The zoom blur technique in Photoshop is fairly easy to apply, and much easier than mastering the technique with the camera. However, you’ll want to experiment with the settings in order to get the effect just right – too much and it’s way over done, too little and you don’t achieve the dynamic look that you want. Once you have become proficient with the process you can increase the dynamic range of your photos, and create eye-catching sports photographs with a few clicks of the mouse.
To understand the concept of White Balance, you need to first understand the concept of color temperature. Color temperature is a characteristic of visible light. It provides a method of describing these characteristics and is measured in Kelvin (K). A light having higher color temperature will have more blue light or larger Kelvin value as compared to lower light, which has a smaller Kelvin value. The following table shows the color temperature of various sources of light.
How does the Light Affect the Color?
You must have noticed some photos turn out with an orange/yellow cast if shot under tungsten lighting or a bluish cast if shot under fluorescent lights. This occurs because each source of light possesses a different color temperature. A digital camera can measure the colors in the red, green, and blue light of the spectrum, as reflected to its sensors. In a photo taken under the midday sun there is the whole spectrum of light (which makes up “white” sunlight). Under these conditions, the colors in an image appear nearest to the “true” colors. An image taken under tungsten bulb (a normal household incandescent bulb) without adjusting the digital camera for white balance produces the dull orange shade as it spreads the biased light. Similarly, an image taken under the fluorescent lighting produces a brighter bluish cast. However, it is possible to shift the color in the desirable direction, provided you have a good understanding of your digital camera and its settings.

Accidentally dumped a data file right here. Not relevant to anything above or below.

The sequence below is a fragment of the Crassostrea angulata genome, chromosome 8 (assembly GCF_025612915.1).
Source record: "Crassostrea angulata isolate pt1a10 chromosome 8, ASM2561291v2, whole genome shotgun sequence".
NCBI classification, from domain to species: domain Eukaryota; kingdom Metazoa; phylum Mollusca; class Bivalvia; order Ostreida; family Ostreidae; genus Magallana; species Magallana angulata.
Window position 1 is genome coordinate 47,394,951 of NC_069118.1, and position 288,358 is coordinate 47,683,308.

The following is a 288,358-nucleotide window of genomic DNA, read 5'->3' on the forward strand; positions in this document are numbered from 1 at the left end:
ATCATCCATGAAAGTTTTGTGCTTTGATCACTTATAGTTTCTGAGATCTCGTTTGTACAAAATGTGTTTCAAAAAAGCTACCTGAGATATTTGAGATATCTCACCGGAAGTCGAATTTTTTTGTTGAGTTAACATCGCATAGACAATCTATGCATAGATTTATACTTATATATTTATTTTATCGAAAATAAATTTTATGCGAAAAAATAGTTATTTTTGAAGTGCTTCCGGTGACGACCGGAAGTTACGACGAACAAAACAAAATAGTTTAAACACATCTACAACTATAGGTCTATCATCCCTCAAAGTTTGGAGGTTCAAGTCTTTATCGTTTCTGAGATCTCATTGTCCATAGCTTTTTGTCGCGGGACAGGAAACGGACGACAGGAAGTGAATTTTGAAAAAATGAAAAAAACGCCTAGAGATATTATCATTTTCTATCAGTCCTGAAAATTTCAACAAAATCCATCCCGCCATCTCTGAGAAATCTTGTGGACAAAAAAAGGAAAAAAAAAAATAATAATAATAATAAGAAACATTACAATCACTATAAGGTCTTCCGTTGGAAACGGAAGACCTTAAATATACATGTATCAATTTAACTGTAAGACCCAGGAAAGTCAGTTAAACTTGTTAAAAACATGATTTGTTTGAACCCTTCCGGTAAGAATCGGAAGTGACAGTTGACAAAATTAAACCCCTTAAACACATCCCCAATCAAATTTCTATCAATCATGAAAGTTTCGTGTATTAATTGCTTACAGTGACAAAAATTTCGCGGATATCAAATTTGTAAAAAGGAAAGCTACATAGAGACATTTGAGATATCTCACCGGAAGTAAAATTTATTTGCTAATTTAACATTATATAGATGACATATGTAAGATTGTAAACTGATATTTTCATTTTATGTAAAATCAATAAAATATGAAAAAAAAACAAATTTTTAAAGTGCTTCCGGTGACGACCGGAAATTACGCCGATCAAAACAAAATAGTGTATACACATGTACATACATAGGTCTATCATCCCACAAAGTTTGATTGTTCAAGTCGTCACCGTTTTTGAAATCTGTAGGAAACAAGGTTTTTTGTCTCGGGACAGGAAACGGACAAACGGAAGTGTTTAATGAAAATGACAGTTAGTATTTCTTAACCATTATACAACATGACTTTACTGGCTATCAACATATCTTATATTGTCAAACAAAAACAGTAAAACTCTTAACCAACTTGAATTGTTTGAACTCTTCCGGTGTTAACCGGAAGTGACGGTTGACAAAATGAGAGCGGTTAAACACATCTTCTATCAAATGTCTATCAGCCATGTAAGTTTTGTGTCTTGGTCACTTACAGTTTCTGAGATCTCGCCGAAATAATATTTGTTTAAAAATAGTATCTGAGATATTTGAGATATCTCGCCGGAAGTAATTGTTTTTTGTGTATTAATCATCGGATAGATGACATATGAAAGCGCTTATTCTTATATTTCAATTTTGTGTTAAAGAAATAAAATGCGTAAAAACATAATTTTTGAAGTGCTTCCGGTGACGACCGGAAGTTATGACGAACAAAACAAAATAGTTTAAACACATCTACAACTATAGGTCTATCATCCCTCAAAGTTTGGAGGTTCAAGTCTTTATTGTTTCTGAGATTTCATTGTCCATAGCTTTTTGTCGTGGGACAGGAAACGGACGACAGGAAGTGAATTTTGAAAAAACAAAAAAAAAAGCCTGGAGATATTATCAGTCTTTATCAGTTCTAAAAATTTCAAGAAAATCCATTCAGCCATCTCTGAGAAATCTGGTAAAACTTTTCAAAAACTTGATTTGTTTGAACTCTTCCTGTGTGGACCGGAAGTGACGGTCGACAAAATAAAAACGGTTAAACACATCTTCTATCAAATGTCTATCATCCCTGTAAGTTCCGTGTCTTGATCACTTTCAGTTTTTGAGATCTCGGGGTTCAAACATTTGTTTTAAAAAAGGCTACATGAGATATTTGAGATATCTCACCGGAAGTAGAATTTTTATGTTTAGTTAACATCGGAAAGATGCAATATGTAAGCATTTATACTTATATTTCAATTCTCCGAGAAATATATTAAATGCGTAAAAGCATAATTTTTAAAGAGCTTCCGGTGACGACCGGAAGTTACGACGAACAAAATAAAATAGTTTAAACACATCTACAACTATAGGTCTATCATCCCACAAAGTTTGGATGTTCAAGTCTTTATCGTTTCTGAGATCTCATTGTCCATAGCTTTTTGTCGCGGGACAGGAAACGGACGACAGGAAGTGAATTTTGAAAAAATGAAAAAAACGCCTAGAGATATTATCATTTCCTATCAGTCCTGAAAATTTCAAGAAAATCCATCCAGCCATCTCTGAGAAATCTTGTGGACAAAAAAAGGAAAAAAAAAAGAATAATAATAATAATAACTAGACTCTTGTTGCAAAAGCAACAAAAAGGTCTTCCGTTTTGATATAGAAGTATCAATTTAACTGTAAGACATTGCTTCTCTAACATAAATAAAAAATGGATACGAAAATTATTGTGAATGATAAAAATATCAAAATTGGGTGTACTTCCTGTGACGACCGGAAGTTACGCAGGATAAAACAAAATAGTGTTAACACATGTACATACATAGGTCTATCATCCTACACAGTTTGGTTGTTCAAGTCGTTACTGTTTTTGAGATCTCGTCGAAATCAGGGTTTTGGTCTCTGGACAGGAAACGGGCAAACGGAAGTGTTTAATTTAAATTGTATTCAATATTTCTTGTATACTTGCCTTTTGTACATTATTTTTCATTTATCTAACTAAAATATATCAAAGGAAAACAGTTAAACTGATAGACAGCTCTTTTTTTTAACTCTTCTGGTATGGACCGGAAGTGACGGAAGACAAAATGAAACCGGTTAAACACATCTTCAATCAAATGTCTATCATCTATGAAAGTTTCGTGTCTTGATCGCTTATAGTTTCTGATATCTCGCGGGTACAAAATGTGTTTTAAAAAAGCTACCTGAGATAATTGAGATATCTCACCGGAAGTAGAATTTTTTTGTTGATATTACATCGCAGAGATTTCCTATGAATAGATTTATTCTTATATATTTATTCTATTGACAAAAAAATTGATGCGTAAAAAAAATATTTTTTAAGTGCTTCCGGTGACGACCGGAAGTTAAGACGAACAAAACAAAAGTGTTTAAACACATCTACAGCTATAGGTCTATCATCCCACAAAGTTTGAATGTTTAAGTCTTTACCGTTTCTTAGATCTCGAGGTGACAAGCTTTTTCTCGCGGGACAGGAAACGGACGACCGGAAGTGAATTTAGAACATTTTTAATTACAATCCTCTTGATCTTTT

Why to Adjust the White Balance?
Since different sources of light have different color hues, a picture taken with a normal white balance under artificial lighting conditions transmits the low heat to the camera’s sensor. This light touches the red bits of the spectrum, which results into dull yellow or orange shades in the picture. Though the human eyes can automatically adjust to different lights and color temperatures to sense right color, a camera needs to be adjusted to different lights for accurate color reproduction. By adjusting the white balance setting of your digital camera, you can alter the required light or temperature to produce the most accurate colors in a digital image.
Preset White Balance Settings
Auto – The Auto setting helps in adjusting the white balance automatically according to the different lighting conditions, but you can try other modes to get better results.
Tungsten – This mode is used for light under a little bulb like tungsten, and it is often used while shooting indoors. The tungsten setting of the digital camera cools down the color temperature in photos.
Fluorescent – This mode is used for getting brighter and warmer shots while compensating for cool shade of fluorescent light.
Daylight – This mode is for the normal day light setting, while shooting outdoors. Many cameras do not have the Daylight mode.
Cloudy – This mode is ideal for while shooting on a cloudy day. This is because it warms up the subject and surroundings and allows you to capture better shots.
Flash – The flash mode is required when there is inadequate lighting available. This mode helps pick the right White Balance under low light conditions.
Shade – A shaded location generally produces cooler or bluer pictures, hence you need to warm up the surroundings while shooting shaded objects.
Manual White Balance
You can also adjust your digital camera manually by setting a white object as the reference point. This is done to guide the camera how white the object would look in a particular shot. It is advisable to manually adjust the white balance when taking a picture to compensate for the changing lighting conditions. As the daylight changes during early morning and late evening hours, the varied light intensity is easily perceived by the camera. Therefore, you need to correct the white balance regularly while shooting during these times of the day. To manually set the white balance in your image, you first point your camera at a pure white object, set the exposure and focus. Now, activate the white balance on the object by pressing the button. It may take few seconds for the camera to perceive the shot, but it will this color setting until the next white balance is performed.
Some people consider it amateurish to use pre determined settings, when in fact there may be times when we are in a rush and cannot adjust everything manually. Also remember that using these modes will teach you about photography and ideal settings for different conditions. If in doubt, you can use Auto mode, then adjust the settings manually. Auto settings are there to be used so try them all, and become familiar with what each one does.